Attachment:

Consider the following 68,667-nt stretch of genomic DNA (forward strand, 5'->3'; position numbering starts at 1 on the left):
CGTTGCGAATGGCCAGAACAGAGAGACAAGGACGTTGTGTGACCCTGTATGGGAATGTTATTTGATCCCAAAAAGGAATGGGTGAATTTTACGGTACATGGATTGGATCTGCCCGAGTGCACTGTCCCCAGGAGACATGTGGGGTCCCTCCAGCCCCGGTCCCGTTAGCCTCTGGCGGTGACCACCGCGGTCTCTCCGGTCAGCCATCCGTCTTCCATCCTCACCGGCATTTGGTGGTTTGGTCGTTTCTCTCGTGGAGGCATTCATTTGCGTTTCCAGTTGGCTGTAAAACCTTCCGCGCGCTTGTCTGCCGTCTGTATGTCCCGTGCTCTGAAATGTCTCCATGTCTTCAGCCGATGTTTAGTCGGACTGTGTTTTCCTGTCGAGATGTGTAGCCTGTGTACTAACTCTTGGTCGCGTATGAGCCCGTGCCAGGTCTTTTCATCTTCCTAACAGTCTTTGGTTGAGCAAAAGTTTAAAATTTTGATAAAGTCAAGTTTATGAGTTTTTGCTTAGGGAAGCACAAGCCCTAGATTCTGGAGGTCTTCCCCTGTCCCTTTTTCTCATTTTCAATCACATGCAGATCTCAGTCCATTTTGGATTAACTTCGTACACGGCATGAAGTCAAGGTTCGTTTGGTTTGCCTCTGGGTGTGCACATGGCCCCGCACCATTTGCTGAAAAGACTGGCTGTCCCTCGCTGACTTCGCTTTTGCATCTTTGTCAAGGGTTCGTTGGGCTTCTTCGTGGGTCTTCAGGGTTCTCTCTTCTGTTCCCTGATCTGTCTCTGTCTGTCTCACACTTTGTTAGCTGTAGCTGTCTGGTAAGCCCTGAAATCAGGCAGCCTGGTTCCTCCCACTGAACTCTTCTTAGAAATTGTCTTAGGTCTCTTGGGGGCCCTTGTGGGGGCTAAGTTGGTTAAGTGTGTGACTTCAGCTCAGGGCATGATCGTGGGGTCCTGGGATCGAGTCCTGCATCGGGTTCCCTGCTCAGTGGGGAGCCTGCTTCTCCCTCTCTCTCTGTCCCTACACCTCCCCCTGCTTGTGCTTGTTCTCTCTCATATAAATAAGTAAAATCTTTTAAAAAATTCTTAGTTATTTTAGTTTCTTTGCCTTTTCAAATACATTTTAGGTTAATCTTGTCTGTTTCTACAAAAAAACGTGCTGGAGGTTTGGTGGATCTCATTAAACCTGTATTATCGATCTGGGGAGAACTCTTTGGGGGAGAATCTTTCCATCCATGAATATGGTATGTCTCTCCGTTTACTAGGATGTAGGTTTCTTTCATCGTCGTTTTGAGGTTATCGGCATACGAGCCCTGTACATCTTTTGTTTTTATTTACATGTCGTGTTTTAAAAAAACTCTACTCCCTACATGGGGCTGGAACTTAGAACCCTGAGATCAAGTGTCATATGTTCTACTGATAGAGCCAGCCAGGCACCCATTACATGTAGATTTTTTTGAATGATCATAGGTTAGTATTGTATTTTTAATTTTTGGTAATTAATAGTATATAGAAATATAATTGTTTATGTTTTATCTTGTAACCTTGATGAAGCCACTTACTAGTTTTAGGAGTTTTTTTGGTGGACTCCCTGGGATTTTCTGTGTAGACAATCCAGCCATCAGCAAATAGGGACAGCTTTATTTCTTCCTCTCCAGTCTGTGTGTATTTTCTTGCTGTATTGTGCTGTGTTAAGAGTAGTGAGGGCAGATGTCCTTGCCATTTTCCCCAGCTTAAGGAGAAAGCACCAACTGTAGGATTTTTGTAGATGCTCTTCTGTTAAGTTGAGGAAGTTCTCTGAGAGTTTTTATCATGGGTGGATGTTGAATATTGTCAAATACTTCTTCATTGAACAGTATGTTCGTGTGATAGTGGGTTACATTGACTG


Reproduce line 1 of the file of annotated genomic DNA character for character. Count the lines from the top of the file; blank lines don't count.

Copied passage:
Consider the following 68,667-nt stretch of genomic DNA (forward strand, 5'->3'; position numbering starts at 1 on the left):